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Feature book: In Too Deep

17 July 2019

In Too Deep by Dani Collins

Subgenre: contemporary romance
Release date: 7 Aug 2018
Publisher: Tule Publishing
Format: ebook
Length: 315 pages
RRP: $4.99

Wren Snow took over her niece, Skylar’s (Sky), care when she was still a teenager after her older sister, Mandy, died. Wren managed to survive a highly dysfunctional family until moving out with Sky. Now 12 years old, Sky is more than a handful and Wren has finally agreed for her to meet her father, hoping this will improve her behaviour. Wren takes a job as Manager at the Blue Spruce Lodge which is owned by Trigg Johansen and his brother. Trigg is a retired Olympic medallist in snowboarding and Sky’s father.

It doesn’t take long for Wren to decide she’s made a mistake with Sky’s attitude and behaviour upsetting her new relatives, and Wren being caught in the middle. A physical attraction that also seems to be growing between Trigg and Wren is another complication, neither needs.

When Sky pushes Wren too far, and she reveals a major secret from her past, Sky begins to consider her aunt’s feelings. Trigg also rethinks his actions and assumptions. This makes for a nice period of getting to know each other in the lead up to a society and family wedding at the lodge.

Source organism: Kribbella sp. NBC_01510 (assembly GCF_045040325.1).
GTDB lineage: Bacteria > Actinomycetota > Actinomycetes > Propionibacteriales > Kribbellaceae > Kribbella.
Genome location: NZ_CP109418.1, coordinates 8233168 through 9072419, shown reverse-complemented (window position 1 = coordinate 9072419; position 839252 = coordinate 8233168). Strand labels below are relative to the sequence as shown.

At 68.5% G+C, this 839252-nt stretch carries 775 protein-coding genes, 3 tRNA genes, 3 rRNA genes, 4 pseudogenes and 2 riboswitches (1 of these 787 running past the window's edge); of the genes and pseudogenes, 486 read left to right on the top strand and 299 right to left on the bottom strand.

With the attraction even stronger between Trigg and Wren, and Sky finally happy, it all goes wrong when the business is threatened. Wren agrees to a marriage of convenience to secure Sky’s future but is there a chance for more? Can they both realise what they have and turn a trio of lonely people into a happy family?

This book has a range of secondary characters including Trigg’s family, lodge staff and past characters from the first two books in Collin’s Blue Spruce Lodge series. They are all very different and provide depth and humour to the story. I found it tough going at the start with Sky’s thoughts and actions dominating the story. I didn’t like her much and this also meant it took time to warm to Wren also. She seemed to expect the knockdowns and wasn’t fighting for a better deal. This does change, and the story picks up pace with both Trigg and Wren stepping into the hero and heroine roles more fully. Sky also improves on further acquaintance and you will cheer them on as you move through the story.

This book can be read as a standalone book, however, as there was a lot of backstory to process in the beginning, having read the earlier books probably would make this one more enjoyable. With Summer supposedly over, now could be the time to curl up and enjoy a romance in the snow. Enjoy.

Reviewed by Tracey

A review copy of this book was provided by the author.

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